April is National Poetry Month and if it isn’t April now, it’s going to be April someday, so you better get ready.
I’m working on a sestina.
For sestina, say six.
A sestina is a puzzle of a poem built around six words that repeat 6 times in blocks of six lines according to a six-way pattern. Then it’s capped off with the six words trundled tightly into 3 lines. Here are the regs and rules.
I used a psycho-random technique to select my six words, jotting down the first interesting word I spotted in each of the six previous days of my journal:
gobble – season – pulse – planet – nucleus – answer
I copied them out six times, according to the rules of the pattern and doggedly herded syllables, images, and short speeches into the empty places, thinking, write something terrible and you’ll have plenty to tinker with.
It was so terrible I quit in the middle of the third stanza. Maybe I should have had more of an idea to start with. Maybe I needed better words: like fence instead of planet. Maybe I should check out some examples.
In an oft-cited sestina entitled “Sestina”, Elizabeth Bishop uses the words:
house – grandmother – child – stove – almanac – tears
The resulting sestina is astonishingly beautiful. Here are some lines from the middle to give you an idea:
…The iron kettle sings on the stove.
She cuts some bread and says to the child
It’s time for tea now; but the child
is watching the teakettle’s small hard tears
dance like mad on the hot black stove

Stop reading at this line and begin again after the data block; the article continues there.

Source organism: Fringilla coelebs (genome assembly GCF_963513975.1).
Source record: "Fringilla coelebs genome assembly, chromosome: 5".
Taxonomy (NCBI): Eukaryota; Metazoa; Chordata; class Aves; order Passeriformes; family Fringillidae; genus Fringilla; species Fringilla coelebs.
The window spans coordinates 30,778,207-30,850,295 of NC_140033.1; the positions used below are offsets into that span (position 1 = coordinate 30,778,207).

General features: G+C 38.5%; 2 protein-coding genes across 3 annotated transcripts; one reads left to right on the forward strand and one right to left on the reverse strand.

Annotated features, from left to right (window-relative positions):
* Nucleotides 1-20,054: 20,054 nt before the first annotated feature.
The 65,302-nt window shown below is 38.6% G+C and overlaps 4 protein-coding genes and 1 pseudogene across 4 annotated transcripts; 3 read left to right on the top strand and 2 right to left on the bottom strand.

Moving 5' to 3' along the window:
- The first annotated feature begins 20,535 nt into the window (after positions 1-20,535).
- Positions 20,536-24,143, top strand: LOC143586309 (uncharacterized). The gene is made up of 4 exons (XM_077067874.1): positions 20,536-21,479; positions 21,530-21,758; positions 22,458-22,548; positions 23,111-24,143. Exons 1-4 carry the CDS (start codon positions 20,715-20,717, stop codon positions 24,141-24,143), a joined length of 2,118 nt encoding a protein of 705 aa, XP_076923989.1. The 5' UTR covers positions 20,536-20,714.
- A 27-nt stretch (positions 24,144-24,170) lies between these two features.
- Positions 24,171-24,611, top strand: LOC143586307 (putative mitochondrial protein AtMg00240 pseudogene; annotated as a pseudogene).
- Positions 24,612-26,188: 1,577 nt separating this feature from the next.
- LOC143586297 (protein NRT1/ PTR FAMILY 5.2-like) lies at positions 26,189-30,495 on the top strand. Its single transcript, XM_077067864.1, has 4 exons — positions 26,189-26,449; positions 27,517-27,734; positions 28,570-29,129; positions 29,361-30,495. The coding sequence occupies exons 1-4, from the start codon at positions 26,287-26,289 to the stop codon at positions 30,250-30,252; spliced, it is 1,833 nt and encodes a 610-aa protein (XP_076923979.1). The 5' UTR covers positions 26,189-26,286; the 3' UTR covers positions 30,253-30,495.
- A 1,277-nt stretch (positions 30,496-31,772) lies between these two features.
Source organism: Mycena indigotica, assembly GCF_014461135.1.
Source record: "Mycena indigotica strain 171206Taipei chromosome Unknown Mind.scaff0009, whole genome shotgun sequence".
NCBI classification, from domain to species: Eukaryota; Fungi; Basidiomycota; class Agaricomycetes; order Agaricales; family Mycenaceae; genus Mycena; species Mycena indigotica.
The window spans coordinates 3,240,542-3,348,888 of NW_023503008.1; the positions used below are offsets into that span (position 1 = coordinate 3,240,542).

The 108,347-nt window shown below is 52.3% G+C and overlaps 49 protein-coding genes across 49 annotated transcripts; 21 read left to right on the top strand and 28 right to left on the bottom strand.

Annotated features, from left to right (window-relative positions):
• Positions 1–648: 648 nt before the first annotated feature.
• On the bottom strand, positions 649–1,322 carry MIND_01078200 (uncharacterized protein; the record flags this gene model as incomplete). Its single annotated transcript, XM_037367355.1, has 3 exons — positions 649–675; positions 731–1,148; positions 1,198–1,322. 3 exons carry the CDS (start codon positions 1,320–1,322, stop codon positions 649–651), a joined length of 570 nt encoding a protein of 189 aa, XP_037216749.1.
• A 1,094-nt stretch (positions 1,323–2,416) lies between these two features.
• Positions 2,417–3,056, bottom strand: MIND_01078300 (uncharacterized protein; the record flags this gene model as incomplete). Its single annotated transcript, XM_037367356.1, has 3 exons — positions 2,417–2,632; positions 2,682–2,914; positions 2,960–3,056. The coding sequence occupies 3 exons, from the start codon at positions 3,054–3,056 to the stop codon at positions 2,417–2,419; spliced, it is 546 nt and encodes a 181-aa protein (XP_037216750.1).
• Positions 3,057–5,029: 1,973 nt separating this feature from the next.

the way the rain must dance on the house.
Tidying up, the grandmother
hangs up the clever almanac
on its string. Birdlike, the almanac
hovers half open above the child
hovers above the old grandmother
and her cup full of dark brown tears…
A couple weeks later I tinkered with my sestina some more. Now it’s got
…pulsing gullets of gobblelty
geese, orange beaks reaching to gobble
I could give my sestina
minerals, water, atmosphere, a split nucleus
and the dark denied march of the penultimate season
My sestina might even get
…an idea, a planet
whose whirl and what matter a nucleus
binds to a grammar called answers.
I think sestinas call for sestina parties. Divvy up the work, multiply the imagination. People did stuff like that before they had Netflix, and you can try it at home, too. The sestina party handout explains the pattern and gives directions for organizing 6 to 36 people to write a sestina over the course of an evening.
Send in an your original sestina by writing a comment to this post.